Nuclear medicine's potential to combat cancer

Chin-Tu Chen, PhD, stands alongside the IBA Cyclone 18 cyclotron
Chin-Tu Chen, PhD, stands alongside the IBA Cyclone 18 cyclotron in a heavily shielded room at the UChicago Medicine Cyclotron Facility. (Photo by John Zich)

Nuclear medicine has been a powerful approach in cancer diagnosis and treatment for over 50 years. Just recently researchers and physicians have pushed the field forward with the development of new tools for precision medicine.

One might say that the field of modern nuclear medicine was born at the University of Chicago. In fact, the world’s first nuclear reactor was used to create the first controlled, self-sustaining nuclear reaction at University of Chicago in 1942, launching the nuclear era.

As a research institution and a hospital, there was always an immense interest in using this technology for the diagnosis and treatment of cancer. This led to the opening of the Argonne Cancer Research Hospital in 1954 on the UChicago campus. Argonne Cancer Research Hospital was the largest facility ever built for the purpose of cancer research and treatment using nuclear medicine.

An early team of UChicago researchers including Katherine Austin Lathrop, BS, MS, Paul Harper, MD, Robert Beck and Alex Gottschalk, MD, launched the field of modern nuclear medicine with the development of an imaging technique using a radiotracer, a radioactive molecule that binds to cancer in the body, which is the most commonly used medical radioisotope today, almost 60 years later.

This imaging technology could help clinical teams determine whether a cancer is aggressive and inform treatment decisions.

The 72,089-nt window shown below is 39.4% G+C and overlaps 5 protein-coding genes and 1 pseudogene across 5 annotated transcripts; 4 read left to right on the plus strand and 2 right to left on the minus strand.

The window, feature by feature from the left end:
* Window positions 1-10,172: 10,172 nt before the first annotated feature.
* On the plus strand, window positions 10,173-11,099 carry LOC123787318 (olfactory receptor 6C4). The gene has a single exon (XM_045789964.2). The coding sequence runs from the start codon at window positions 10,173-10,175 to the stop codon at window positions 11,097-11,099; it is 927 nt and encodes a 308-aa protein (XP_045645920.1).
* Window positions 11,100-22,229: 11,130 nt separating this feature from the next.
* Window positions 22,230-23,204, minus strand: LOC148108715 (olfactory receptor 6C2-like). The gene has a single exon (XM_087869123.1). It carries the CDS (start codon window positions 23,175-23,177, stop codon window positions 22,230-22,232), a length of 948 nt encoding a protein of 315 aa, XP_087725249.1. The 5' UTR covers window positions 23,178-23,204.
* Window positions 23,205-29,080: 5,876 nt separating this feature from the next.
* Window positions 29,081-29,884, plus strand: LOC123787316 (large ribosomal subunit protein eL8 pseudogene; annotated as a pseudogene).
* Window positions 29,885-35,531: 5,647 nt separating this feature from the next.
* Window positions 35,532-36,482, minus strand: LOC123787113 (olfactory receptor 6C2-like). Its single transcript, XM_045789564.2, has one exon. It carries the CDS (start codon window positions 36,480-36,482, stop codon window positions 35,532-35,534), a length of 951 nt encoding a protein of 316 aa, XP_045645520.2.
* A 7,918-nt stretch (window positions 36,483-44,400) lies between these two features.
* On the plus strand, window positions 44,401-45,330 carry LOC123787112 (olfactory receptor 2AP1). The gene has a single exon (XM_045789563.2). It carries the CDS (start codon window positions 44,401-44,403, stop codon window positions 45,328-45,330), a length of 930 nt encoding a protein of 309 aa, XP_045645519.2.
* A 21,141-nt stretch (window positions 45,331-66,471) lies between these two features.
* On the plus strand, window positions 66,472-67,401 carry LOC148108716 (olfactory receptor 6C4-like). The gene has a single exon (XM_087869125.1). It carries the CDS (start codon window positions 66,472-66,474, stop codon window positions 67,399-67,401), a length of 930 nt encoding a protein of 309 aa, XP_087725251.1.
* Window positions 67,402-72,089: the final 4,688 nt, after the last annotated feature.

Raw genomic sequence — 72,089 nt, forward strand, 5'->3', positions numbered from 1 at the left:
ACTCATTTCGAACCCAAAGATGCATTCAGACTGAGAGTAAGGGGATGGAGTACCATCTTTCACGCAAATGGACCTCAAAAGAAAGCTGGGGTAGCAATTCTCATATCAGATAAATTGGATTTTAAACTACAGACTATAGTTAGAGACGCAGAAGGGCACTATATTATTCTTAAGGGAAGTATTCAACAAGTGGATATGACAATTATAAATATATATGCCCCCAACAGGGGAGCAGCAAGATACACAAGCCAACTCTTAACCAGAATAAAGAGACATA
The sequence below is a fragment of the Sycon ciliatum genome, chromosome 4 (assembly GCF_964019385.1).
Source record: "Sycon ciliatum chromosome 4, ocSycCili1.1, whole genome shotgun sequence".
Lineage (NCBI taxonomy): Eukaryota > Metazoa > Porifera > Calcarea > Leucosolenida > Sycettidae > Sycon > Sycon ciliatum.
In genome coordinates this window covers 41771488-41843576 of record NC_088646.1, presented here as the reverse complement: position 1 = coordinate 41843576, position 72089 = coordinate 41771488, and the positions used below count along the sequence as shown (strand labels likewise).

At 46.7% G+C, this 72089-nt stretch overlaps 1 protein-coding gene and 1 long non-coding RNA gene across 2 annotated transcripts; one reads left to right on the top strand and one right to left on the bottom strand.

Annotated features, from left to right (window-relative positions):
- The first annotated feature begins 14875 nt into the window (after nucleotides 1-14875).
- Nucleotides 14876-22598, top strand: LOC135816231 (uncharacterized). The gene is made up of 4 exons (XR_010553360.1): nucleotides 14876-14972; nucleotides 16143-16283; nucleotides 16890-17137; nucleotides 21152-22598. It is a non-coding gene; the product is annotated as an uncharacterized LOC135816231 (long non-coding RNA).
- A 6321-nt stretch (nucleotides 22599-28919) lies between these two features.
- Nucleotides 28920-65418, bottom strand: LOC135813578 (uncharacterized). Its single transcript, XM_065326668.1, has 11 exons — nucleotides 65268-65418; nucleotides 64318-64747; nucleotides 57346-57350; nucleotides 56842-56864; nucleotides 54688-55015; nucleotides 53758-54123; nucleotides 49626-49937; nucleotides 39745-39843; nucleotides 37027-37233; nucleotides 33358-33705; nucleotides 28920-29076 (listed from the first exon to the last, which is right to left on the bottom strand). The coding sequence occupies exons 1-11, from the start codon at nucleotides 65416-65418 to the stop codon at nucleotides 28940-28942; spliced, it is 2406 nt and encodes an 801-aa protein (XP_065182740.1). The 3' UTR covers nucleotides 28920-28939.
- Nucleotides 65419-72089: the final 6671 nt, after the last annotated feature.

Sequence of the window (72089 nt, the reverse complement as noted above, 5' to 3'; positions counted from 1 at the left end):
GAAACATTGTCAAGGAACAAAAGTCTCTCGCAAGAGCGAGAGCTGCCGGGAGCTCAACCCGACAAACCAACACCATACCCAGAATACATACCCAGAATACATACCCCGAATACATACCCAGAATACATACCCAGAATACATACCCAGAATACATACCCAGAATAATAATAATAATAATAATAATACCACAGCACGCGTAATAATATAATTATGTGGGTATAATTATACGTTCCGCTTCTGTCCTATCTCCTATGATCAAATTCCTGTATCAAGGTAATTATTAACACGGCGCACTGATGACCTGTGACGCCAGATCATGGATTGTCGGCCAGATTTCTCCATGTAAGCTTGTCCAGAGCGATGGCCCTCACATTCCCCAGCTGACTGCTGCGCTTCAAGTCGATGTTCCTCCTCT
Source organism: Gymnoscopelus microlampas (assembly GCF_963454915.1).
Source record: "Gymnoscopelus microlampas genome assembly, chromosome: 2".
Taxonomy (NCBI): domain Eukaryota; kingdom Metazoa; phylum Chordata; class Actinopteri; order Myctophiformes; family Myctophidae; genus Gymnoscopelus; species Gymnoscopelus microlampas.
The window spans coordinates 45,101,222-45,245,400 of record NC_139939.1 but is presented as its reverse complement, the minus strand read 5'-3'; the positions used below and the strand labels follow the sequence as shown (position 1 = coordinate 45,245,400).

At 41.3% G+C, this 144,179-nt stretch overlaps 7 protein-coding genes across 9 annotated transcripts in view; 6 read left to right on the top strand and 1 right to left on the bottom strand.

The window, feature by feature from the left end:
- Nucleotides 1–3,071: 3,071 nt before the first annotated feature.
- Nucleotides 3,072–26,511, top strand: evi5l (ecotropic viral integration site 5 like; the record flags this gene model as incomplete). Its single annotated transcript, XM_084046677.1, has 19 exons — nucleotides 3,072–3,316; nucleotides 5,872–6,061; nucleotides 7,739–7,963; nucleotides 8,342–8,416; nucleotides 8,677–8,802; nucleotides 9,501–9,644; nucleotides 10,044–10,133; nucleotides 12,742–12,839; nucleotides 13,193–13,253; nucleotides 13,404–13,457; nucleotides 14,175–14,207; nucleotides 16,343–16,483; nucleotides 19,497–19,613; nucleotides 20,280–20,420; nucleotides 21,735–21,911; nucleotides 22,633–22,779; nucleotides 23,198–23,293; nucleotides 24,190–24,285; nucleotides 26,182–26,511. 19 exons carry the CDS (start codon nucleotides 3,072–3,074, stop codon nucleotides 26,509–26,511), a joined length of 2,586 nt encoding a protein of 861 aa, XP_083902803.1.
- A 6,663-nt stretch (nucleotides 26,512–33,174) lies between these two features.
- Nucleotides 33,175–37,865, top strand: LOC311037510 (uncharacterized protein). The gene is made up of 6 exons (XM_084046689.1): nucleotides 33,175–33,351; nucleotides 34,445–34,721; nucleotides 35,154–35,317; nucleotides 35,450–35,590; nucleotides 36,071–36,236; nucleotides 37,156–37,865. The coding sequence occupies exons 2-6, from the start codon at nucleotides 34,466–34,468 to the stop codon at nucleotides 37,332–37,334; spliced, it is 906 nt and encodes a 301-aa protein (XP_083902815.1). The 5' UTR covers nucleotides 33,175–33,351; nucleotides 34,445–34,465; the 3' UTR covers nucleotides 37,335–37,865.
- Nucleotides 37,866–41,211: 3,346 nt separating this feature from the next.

For progress to continue, the University installed a giant machine called a cyclotron in 1968. The cyclotron is used to create radioactive particles, or isotopes, which are used to produce radiopharmaceuticals. Having direct access to a cyclotron allowed for steady progress in the field of nuclear medicine for decades.

In recent years, Chin-Tu Chen, PhD, associate professor of radiology, led efforts for the installation of a new facility in 2017. This new installation contains a massive, state-of-the-art IBA Cyclone 18/9 cyclotron and can be used to produce new types of radiopharmaceuticals, including advanced radiotracers for precision medicine.

Radiotracers are radioactive chemical compounds that are used as pharmaceuticals to image specific tissues or cells in the body. This imaging process is performed using sensitive equipment that can detect signals from the compounds.

The modern cyclotron facility opened the doors to the development of new radiotracers for tracking and treating cancer at the molecular level. A recent publication by Raymond Moellering, PhD, associate professor of chemistry, and Chen, describes a new class of radiotracer that can label specific molecular activity in a tumor.

It allows the researchers to see an active enzyme that can be present in aggressive triple-negative breast cancer and in other cancers. Moellering, Chen and their teams demonstrated that this new type of radiotracer can find and label aggressive cancer cells in whole-body imaging in an animal model.

“This imaging technology could help clinical teams determine whether a cancer is aggressive and inform treatment decisions,” Moellering said. “This enzyme is elevated in many different types of aggressive cancer, so if it works to track aggressive breast cancer, it may have utility in tracking many other types of aggressive cancer.”

Extraordinary achievements in the use of nuclear medicine to diagnose and treat cancer is a part of the history of UChicago. With the recently installed modern cyclotron, a new era of discovery and research has been initiated for UChicago Medicine Comprehensive Cancer Center clinicians and investigators. Novel radiotracers have the potential to evolve the field toward precision medicine, improving results and quality-of-life for cancer patients.